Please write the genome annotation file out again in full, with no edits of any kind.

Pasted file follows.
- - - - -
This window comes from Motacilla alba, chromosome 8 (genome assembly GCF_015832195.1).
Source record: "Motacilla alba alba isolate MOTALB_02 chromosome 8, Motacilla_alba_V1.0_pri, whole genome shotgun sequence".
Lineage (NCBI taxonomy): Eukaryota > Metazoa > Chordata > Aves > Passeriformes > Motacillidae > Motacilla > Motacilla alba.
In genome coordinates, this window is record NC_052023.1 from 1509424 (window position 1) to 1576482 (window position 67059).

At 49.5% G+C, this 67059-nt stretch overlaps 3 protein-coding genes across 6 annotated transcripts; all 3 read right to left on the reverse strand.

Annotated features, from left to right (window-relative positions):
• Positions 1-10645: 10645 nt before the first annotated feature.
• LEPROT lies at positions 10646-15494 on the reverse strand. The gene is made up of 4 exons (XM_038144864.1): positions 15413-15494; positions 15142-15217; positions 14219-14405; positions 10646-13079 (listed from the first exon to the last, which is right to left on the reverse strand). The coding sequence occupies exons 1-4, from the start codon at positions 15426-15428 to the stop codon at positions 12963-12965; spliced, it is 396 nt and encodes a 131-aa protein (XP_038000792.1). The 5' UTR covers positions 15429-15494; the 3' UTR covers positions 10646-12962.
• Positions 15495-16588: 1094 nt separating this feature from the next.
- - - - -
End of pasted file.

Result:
This window comes from Motacilla alba, chromosome 8 (genome assembly GCF_015832195.1).
Source record: "Motacilla alba alba isolate MOTALB_02 chromosome 8, Motacilla_alba_V1.0_pri, whole genome shotgun sequence".
Lineage (NCBI taxonomy): Eukaryota > Metazoa > Chordata > Aves > Passeriformes > Motacillidae > Motacilla > Motacilla alba.
In genome coordinates, this window is record NC_052023.1 from 1509424 (window position 1) to 1576482 (window position 67059).

At 49.5% G+C, this 67059-nt stretch overlaps 3 protein-coding genes across 6 annotated transcripts; all 3 read right to left on the reverse strand.

Annotated features, from left to right (window-relative positions):
• Positions 1-10645: 10645 nt before the first annotated feature.
• LEPROT lies at positions 10646-15494 on the reverse strand. The gene is made up of 4 exons (XM_038144864.1): positions 15413-15494; positions 15142-15217; positions 14219-14405; positions 10646-13079 (listed from the first exon to the last, which is right to left on the reverse strand). The coding sequence occupies exons 1-4, from the start codon at positions 15426-15428 to the stop codon at positions 12963-12965; spliced, it is 396 nt and encodes a 131-aa protein (XP_038000792.1). The 5' UTR covers positions 15429-15494; the 3' UTR covers positions 10646-12962.
• Positions 15495-16588: 1094 nt separating this feature from the next.